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Grzegorz Sztabiński

An important question which appears when art becomes associated with spiritual functions is the relation between the aesthetic and the transcendental. The domain of the aesthetic is related to what is perceived by senses. Acknowledging spiritual functions in art requires transcending the domain of the senses and turning to the invisible, which is connected with the sacrum and refers to the hidden, universal rule of existence or exclusively to the sublime form of the human psyche.[1] These questions have been reflected upon since the antiquity. The ancient Greeks associated beauty with good (kalós kagathós). They believed that these two constitute one value. They also did not distinguish between different kinds and shapes of beauty. The only exception was Plato, who introduced a division into two kinds of beauty: sensual and ideal, grasped only by the soul. In the Middle Ages beauty and good became conceptually separated and the question of their relation became of interest to numerous thinkers.

These ideas have exerted a significant influence on art. In the antiquity, people referred the value of works of art was mainly to nature and thought that they imitated it. That is why the sources of beauty were sought in nature. Christianity began to regard nature as a revelation of the reason of the one who had created it. It was believed that the world was not beautiful in its own sake but as a work of God. Purposefulness, order, harmony which we discover in it point to its creator, being “the cause of all that is beautiful”,[2] according to Clement of Alexandria. Soon afterwards there appeared a view that God is the highest beauty and that the visible things which are ascribed this value give us an idea of him.

Taking into consideration, apart from material beauty, also spiritual beauty led to the question of their hierarchy. The beauty of bodies and objects was regarded as transient. What was considered to be truly valuable was spiritual beauty, which according to the above-mentioned author appears when “the soul is adorned by the Holy Spirit and inspired by its lustre, justness, reason, courage, moderation, love of good and shyness, which is matched by nothing in pleasant colour”.[3] It is the moral factors then that allowed for grasping spiritual beauty.

The adoption of this hierarchy did not conclude the issue but, to the contrary, it actually initiated the debate by provoking questions about the character of the relation between spiritual and physical beauty. The issue was expressed both in philosophical tracts and in artistic practice of the times. Max Dvořák, a prominent art historian, writes that in early Christian and medieval art one can discover two ways of expressing the relation between matter and spirit. In early Christian basilicas “the material core of the building was to be invisible for the viewer in its artistic aspect and that is why it had to disappear in the antimaterial play of such elements as: movement, spatial effects, light and shadow, colour change”.[4] On the other hand, Gothic architecture “did not aim at all at eliminating matter”.[5] It was to produce the “saturation of all real substances and connections with a new concept of spiritual, universal values that would be worthy of immortalizing”.[6] Therefore, while in antiquity impulses concerning beauty went from matter to ideas and in early Christianity focused on spiritualization, in the Middle Ages they were directed from “from ideas, and the heavenly idea, to matter”.[7] This resulted in “magnifying the importance of the material world, and – through formal beauty and artistic abstraction – elevating transient, limited matter to the kingdom of ideal goods of the mankind”.[8]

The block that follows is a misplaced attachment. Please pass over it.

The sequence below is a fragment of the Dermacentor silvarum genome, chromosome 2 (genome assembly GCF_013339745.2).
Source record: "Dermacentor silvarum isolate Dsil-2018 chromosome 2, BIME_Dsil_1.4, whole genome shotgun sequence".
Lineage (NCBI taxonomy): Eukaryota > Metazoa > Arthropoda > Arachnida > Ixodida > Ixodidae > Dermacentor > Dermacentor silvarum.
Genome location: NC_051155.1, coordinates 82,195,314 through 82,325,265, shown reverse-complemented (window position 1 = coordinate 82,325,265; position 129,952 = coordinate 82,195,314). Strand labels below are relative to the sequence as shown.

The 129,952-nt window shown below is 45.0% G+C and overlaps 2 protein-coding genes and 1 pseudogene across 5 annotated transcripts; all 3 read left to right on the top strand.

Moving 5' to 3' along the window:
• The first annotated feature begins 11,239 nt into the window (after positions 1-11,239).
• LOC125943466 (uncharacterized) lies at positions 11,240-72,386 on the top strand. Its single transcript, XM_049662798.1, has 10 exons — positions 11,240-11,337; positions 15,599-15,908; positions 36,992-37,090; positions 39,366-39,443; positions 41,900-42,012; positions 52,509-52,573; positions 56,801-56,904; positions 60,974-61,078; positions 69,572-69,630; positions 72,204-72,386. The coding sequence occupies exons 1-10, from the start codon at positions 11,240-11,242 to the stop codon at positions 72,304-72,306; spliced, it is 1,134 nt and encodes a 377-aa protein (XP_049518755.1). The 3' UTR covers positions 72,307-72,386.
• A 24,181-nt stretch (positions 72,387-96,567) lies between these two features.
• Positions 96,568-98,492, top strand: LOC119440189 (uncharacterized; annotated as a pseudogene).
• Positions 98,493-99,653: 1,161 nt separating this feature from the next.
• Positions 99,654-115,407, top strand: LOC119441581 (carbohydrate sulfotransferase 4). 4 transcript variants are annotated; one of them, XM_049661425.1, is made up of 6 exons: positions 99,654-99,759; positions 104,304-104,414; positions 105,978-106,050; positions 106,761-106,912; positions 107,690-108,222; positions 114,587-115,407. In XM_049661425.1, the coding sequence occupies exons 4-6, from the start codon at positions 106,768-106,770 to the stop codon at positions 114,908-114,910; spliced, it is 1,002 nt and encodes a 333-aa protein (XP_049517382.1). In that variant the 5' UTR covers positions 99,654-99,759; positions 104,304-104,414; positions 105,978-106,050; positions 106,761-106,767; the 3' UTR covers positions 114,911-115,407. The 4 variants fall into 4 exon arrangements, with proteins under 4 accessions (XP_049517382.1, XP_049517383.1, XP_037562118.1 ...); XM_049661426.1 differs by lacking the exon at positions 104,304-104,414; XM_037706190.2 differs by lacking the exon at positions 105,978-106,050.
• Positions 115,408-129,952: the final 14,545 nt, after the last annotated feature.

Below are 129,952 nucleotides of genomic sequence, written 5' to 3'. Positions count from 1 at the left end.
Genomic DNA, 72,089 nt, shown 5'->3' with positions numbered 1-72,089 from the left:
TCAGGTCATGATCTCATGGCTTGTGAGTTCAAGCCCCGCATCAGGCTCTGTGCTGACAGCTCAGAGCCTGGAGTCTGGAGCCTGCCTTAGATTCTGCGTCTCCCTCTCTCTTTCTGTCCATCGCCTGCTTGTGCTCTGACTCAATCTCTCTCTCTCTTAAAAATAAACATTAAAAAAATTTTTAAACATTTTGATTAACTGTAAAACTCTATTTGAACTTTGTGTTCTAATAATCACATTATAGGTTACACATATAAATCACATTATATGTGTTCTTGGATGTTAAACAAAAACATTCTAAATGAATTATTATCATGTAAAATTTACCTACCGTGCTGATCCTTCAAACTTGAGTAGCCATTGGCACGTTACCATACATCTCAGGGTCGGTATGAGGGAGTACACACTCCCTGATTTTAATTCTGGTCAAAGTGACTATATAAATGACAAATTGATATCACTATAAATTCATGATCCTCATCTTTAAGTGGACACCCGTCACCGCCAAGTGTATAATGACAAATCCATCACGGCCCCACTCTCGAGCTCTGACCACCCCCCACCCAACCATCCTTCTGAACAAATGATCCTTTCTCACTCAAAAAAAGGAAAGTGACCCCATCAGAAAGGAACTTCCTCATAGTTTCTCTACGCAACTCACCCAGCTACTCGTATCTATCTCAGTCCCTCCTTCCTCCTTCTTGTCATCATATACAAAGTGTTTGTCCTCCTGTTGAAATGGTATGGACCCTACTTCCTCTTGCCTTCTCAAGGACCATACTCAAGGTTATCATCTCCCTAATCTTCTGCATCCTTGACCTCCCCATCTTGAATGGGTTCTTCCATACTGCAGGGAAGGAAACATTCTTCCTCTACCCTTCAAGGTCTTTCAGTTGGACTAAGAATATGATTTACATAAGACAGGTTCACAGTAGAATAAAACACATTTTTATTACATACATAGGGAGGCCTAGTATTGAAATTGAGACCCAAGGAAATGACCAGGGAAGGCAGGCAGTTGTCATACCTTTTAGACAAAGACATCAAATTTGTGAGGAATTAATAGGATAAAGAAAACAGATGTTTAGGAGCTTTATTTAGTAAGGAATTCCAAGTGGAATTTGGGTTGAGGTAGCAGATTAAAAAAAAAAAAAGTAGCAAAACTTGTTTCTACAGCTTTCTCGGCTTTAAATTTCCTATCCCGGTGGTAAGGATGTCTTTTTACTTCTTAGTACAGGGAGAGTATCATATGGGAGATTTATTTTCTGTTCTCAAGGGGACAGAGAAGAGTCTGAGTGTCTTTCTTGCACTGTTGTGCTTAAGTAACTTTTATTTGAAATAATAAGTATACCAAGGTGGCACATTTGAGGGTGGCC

[1] In this regard, one can distinguish between the religious, the philosophical and the psychological understanding of the concept of “spirituality”; cf. R. Grzegorczykowa, “Co o fenomenie duchowości mówi język?”, in: Fenomen duchowości, A. Grzegorczyk, J. Sójka, R. Koschany eds., Poznań, 2006, pp. 22–24.

[2] Quoted in: W. Tatarkiewicz, Estetyka średniowieczna, Wrocław, 1962, p. 24.

[3] Ibidem, p. 32.

[4] M. Dvořák, “Idealizm i naturalizm w rzeźbie i malarstwie gotyckim”, transl. into Polish A. Sąpoliński, in: Max Dvořák i jego teoria dziejów sztuki, L. Kalinowski ed., Warszawa, 1974, p. 57. Translation of all quotations from Polish by A.G.

[5] Ibidem.

[6] Ibidem, p. 61

[7] Ibidem.

[8] Ibidem, pp. 61–62.

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